The Comparison of Stereological Calculations of Tumour Volume with Prognostic Parameters in Breast Cancer
Aslıhan Duman1, Cemal Gündoğdu2, *, Elif Demirci2
1Department of Pathology, Medical Faculty of Giresun University, Giresun, Turkey
2Department of Pathology, Medical Faculty of Atatürk University, Erzurum, Turkey
To cite this article:
Aslıhan Duman, Cemal Gündoğdu, Elif Demirci. The Comparison of Stereological Calculations of Tumour Volume with Prognostic Parameters in Breast Cancer. Science Research. Vol. 4, No. 1, 2016, pp. 1-6. doi: 10.11648/j.sr.20160401.11
Abstract: Purpose: In this study; we aimed to compare tumor volume with other prognostic determinants by making stereologic estimation. Material and Methods: In the mastectomy materials of 44 patients; tumor volume was calculated with the Cavaliery principle and compared with the classically known other pathologic variables. Results: There is a statistically significant correlation between histologic grade and tumor volume (p<0.05). Conclusion: It is concluded that one of the reliable parameters in the prognosis of breast cancer may be the estimation of tumor volume.
Keywords: Breast, Tumor Burden, Tumor Volume
Breast carcinomas are the most commonly encountered tumours in women and rank first among the causes of death from cancer. The aetiology of breast cancer is known to be multifactorial and genetic predisposition, age and reproductive and hormonal effects are reported as major factors (1, 2). The histopathological typing and grading of breast carcinomas is performed in accordance with the 2003 tumour classification of the World Health Organisation (WHO) (3).
In current practice, several prognostic parameters are evaluated, including the histopathological type of the tumour. Prognostic parameters include tumour diameter, metastatic lymph nodes, lymphovascular (LV) invasion, histological grade (HG), nuclear grade, oestrogen and progesterone receptor levels, c-erbB2 immunoreactivity, perinodal invasion, and peritumoural lymphocytic response (4, 5). Among these, macroscopic diameter of tumours is regarded as an important prognostic criterion. Determination of the macroscopic tumour dimension is closest to the real dimension of prognostic importance. In the present study, stereology was used for the estimation of tumour volume (TV) (4).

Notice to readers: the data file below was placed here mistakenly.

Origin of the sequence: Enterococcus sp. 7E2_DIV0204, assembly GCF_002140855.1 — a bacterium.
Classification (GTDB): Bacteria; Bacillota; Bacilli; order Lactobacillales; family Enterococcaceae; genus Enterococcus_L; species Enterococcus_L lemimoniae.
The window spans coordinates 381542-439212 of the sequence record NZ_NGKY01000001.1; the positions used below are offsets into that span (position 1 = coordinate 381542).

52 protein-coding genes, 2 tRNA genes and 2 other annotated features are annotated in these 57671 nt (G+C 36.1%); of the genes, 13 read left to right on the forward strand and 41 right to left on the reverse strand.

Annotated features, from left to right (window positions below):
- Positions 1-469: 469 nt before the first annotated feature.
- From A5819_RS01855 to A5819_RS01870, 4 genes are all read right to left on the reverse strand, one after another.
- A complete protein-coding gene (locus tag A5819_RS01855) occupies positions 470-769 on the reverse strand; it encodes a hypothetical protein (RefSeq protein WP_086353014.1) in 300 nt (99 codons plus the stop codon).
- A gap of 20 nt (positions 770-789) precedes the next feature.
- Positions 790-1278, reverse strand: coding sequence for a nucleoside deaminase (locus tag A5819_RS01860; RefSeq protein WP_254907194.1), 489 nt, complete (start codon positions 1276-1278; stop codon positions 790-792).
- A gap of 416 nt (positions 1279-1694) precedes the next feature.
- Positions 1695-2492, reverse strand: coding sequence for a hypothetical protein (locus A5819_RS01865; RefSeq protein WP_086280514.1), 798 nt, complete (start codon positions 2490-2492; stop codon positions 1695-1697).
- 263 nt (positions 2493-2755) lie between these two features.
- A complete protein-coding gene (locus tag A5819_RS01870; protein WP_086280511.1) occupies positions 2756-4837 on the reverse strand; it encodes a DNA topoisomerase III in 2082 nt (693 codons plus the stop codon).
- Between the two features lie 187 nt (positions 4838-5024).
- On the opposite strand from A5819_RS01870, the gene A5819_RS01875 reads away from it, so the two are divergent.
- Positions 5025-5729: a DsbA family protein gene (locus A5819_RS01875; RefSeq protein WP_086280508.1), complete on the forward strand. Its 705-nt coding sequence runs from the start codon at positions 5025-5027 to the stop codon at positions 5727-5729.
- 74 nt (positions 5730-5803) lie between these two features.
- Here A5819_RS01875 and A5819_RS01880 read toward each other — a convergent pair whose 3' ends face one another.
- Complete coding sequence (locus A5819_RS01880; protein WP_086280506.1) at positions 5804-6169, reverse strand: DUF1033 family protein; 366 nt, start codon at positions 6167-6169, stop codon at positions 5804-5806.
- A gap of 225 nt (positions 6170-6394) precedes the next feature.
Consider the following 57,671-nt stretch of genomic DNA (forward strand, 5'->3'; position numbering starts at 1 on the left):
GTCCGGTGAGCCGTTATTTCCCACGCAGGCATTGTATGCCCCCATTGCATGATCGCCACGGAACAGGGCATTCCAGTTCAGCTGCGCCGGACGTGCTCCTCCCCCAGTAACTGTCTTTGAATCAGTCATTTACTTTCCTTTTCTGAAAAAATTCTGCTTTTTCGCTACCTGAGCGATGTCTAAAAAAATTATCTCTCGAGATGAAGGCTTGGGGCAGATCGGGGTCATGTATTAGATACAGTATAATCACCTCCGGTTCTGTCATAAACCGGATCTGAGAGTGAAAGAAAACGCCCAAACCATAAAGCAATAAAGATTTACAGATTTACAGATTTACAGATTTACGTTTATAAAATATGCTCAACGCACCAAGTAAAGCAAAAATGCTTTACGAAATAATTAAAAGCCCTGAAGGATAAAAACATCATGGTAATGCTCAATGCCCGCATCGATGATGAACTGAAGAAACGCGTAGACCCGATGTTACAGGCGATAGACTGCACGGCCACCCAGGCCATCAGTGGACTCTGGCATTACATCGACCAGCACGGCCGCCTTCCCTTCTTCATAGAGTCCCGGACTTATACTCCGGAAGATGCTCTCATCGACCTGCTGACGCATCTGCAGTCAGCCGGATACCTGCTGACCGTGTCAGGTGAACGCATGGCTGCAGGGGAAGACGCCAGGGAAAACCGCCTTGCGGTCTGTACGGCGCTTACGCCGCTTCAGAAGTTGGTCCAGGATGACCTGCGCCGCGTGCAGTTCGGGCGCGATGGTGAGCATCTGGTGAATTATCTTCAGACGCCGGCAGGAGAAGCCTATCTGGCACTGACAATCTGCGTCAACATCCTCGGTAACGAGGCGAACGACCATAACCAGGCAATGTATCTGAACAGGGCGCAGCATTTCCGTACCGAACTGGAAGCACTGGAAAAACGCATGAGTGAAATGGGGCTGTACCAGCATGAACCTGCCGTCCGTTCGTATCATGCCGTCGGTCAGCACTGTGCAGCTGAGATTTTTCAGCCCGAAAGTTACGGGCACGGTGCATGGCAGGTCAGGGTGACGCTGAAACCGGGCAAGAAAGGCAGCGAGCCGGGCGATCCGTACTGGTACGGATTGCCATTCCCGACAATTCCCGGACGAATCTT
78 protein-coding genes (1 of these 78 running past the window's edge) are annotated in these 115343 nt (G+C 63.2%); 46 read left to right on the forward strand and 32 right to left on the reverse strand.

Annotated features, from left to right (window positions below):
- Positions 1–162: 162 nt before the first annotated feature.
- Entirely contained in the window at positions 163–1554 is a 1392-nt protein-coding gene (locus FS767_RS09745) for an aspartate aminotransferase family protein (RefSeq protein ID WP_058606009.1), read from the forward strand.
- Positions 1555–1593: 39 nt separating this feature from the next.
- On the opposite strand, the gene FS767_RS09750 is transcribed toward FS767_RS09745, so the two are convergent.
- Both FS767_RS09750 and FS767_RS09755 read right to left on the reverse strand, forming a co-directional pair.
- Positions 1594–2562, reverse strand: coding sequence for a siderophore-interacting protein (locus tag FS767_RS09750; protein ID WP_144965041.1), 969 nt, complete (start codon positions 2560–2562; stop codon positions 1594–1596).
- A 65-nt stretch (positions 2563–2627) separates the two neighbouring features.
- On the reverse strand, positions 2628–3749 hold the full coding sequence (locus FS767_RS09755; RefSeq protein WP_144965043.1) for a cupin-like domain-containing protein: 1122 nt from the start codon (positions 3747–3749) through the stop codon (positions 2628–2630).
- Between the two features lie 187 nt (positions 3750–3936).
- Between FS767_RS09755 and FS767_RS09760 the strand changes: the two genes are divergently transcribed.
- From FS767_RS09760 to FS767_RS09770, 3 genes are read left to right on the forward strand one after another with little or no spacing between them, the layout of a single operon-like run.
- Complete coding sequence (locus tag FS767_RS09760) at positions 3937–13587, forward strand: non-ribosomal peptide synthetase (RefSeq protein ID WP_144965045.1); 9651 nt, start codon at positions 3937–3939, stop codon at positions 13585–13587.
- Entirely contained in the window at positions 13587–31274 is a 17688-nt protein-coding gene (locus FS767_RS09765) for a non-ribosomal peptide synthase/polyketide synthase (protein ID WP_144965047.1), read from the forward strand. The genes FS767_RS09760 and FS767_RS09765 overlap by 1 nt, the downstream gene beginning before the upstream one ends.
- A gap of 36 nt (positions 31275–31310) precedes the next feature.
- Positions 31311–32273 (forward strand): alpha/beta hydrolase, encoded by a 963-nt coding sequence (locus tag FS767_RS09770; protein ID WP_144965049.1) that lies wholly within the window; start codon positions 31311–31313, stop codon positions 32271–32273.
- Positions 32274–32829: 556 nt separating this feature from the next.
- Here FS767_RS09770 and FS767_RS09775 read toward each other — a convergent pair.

Stereology is a method that provides information on the geometric and numeral features of three-dimensional viable and non-viable structures by utilizing their appearances on a two-dimensional platform (6-8, 20). The Cavalieri principle, which is a stereological volume estimation method, enables the determination of the volume of objects with imperfect shape (9, 10).
The present study was aimed at the stereological estimation of TV with the aid of prognostic parameters in breast tumours. Mastectomy materials of 44 patients constituted the material of the study. No correlation was determined between LV invasion, lymph node involvement and TV. On the other hand, it was ascertained that HG and TV were significantly correlated with each other.
In conclusion, it is considered that the measurement of TV is of prognostic value in breast tumours.
2. Materials and Methods
The present study was conducted on 44 cases diagnosed with breast cancer between the years 2007 - 2009, which were treated with modified radical mastectomy and dissection of the axillary lymph node (ALN). The mastectomy materials of the patients included in the study were fixed in 10% buffered formaldehyde for 24 hours (Figure 1), and the Cavalieri principle was applied for the estimation of TV. When applying the Cavalieri method, on the rear surface, each mastectomy material was cut into equal and parallel 1cm thick sections (Figure 1). These sections were placed side-by-side without altering the sequencing for the superimposition of the point grid (Figure 2). A common point counting grid with 1 cm distance between test points was used for the estimation of the volume of the tumour. The grid system was superimposed, covering the sectioned surface area, and the circled points were counted (Figure 3).
The total volume was calculated by placing the total number of points and other measurement criteria in a formula frequently used in Cavalieri estimations. The mathematical equation used is given below:
V = t × a/p × P
V: Volume of the section of interest
P: Number of points counted in the cross-sectional area
t: Mean section thickness (cm)
a/p: The actual area represented by each point.
In the present study, the number of points counted in the cross-sectional area was placed together with the t (mean section thickness) and a/p (actual area represented by each point) parameters in the above formula to calculate the TV for each case.
To exemplify, for a neoplastic area with a P value of 3 the volume was calculated as follows: